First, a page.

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Aranda\Lasch and Terrol Dew Johnson

New York and Tucson, United States


Aranda\Lasch is a New York and Tucson based design studio established in 2003 by Benjamin Aranda and Chris Lasch. Aranda\Lasch designs buildings, installations, and furniture. Their recognitions include the United States Artists Award, Young Architects Award, Design Vanguard Award, AD Innovators, and the Architectural League Emerging Voices Award. Their early projects are the subject of the book, Tooling. Aranda\Lasch has exhibited internationally in galleries, museums, design fairs, and biennials. Their work is part of the permanent collection of the MoMA in New York.

Terrol Dew Johnson is a community leader, nationally recognized advocate for Native communities as well as a renowned artist and weaver. Johnson co-founded Tohono O’odham Community Action (TOCA), a grassroots community organization dedicated to creating positive programs based in the O’odham Himdag–the Desert People’s Way. In 1999 Johnson was named one of “America’s top ten young community leaders” by the Do Something Foundation and in 2002 he received the Ford Foundation’s Leadership for a Changing World Award. As an artist, Johnson is recognized as one of the top Native American basketweavers in the U.S. He has won top honors at such shows as Santa Fe Indian Market, O’odham Tash, the Heard Museum Fair and the Southwest Indian Art Fair. His work is in the permanent collections of museums including the Smithsonian Institution’s National Museum of the American Indian and the Heard Museum.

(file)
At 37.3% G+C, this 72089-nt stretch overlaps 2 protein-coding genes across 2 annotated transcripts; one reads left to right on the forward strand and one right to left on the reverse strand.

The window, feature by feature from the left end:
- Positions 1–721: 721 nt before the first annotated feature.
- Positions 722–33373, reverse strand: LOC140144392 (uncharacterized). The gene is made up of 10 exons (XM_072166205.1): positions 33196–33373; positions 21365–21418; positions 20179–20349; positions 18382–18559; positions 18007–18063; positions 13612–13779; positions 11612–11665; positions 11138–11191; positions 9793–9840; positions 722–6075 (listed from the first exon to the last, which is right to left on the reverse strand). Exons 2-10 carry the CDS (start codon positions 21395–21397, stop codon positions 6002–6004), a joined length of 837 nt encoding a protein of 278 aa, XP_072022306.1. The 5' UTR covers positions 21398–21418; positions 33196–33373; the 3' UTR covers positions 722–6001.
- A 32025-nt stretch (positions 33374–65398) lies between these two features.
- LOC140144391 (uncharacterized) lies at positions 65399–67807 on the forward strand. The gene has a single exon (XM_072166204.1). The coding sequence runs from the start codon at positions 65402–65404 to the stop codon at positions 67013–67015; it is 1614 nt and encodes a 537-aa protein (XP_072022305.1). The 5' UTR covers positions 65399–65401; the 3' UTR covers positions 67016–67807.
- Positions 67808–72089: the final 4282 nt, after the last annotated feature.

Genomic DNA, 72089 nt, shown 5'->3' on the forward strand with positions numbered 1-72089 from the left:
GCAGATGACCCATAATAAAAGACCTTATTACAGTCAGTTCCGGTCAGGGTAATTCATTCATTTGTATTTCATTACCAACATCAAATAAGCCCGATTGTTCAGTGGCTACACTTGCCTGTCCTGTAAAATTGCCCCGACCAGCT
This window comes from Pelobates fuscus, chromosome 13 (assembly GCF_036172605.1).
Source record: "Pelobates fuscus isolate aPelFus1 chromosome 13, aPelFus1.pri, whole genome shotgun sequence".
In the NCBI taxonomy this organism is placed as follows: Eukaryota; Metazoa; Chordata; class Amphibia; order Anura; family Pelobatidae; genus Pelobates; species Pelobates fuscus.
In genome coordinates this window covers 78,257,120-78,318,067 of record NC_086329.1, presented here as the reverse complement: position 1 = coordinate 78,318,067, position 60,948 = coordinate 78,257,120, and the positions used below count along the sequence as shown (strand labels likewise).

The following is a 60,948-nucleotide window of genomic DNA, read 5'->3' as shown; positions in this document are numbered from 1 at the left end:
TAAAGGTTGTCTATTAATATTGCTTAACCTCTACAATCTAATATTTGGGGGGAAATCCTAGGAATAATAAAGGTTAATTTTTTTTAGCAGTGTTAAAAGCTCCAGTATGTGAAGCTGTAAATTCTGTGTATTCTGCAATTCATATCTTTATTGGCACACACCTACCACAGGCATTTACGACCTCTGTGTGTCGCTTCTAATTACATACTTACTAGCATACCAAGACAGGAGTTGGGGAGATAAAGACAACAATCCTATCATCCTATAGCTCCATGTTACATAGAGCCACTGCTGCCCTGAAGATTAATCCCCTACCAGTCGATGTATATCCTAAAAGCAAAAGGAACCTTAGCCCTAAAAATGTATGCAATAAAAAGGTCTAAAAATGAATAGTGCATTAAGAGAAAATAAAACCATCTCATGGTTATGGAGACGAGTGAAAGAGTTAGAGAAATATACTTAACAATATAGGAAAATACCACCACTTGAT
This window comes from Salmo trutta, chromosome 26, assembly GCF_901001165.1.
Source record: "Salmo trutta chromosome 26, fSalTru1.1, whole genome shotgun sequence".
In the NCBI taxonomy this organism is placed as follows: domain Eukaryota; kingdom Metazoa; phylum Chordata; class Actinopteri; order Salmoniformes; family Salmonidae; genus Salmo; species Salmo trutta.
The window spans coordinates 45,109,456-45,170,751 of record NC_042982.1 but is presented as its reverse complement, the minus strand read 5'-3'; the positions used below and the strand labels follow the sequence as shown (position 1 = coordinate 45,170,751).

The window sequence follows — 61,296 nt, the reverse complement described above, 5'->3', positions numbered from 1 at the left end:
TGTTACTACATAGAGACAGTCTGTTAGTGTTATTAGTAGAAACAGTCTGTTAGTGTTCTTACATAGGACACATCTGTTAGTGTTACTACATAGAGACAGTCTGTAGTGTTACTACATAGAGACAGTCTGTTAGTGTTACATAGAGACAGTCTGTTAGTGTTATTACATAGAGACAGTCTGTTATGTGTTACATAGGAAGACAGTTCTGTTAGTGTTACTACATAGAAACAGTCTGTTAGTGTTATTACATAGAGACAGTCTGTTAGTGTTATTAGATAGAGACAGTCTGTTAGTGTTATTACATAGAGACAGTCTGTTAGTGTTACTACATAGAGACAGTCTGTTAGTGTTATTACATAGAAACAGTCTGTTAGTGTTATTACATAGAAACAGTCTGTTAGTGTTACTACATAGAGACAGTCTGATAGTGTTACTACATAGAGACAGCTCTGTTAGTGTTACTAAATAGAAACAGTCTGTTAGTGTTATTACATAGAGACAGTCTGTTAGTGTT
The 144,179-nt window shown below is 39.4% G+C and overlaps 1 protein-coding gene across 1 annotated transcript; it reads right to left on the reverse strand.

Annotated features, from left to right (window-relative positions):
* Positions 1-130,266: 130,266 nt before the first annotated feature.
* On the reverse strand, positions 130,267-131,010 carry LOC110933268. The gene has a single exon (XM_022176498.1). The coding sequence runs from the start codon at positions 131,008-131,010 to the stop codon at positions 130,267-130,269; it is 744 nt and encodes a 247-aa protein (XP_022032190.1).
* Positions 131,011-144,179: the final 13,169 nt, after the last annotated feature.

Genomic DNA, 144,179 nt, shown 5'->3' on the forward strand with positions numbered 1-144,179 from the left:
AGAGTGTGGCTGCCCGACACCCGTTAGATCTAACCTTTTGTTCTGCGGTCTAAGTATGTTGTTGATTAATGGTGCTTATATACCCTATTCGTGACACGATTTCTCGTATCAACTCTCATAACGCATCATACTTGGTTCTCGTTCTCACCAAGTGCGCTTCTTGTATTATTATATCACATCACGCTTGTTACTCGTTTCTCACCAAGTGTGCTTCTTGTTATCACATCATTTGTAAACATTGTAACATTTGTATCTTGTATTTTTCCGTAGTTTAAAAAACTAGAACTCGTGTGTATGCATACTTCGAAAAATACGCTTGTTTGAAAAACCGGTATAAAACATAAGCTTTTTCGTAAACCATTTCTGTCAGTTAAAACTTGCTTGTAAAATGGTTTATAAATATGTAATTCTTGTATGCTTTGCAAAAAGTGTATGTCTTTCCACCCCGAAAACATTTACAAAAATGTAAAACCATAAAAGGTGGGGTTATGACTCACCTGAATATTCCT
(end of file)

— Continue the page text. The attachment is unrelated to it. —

CAB 2 Contribution

Project Overview


Aranda\Lasch continue a longstanding collaboration with Terrol Dew Johnson, a Native American artist and community activist from the Tohono O’odham Nation in Sells, Arizona. They first worked together in 2006 on a show at the Artists Space in New York City titled Baskets, and most recently in an exhibition Meeting the Clouds Halfway at the Museum of Contemporary Art in Tucson, Arizona. Here, they reprise the title of their first show and collate an ensemble of their work together from the past decade. Johnson presents a knowledge—built by the Tohono O’odham over many generations—of desert fiber basket coiling: a process and activity that forms woven and looped compositions out of repetitive movements. The choreography of action and materials can be broken down into a set of actions or a language—in other words, a code that can be scripted. It was this performative quality that drew Aranda\Lasch’s interests; they offer translations encoded with the possibility of testing new forms to build in dialogue with the collective knowledge of the Tohono O’odham Nation.

The City is the Site